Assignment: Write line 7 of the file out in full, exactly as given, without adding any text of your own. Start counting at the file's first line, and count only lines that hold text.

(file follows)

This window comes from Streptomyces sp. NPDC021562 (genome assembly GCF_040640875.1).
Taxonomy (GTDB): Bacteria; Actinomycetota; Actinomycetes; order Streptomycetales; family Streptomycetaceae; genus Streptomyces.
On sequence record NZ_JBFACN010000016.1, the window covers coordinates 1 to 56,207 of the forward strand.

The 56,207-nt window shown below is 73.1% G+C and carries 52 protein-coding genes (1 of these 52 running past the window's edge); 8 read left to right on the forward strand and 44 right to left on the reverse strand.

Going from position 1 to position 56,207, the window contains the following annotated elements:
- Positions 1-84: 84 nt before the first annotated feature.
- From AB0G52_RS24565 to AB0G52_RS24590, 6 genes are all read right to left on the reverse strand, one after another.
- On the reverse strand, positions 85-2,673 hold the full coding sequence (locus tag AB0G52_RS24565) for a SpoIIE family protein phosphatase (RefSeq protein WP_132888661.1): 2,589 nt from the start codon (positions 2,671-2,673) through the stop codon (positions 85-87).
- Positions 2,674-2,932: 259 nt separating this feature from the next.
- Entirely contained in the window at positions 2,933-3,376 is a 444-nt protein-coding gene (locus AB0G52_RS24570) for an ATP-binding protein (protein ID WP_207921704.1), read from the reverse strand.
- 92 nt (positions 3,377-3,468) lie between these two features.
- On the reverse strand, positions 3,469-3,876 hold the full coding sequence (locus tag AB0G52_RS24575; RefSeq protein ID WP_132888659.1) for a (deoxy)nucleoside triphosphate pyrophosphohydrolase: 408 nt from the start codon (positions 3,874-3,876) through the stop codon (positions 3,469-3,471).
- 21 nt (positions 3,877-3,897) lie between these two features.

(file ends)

- From AB0G52_RS24565 to AB0G52_RS24590, 6 genes are all read right to left on the reverse strand, one after another.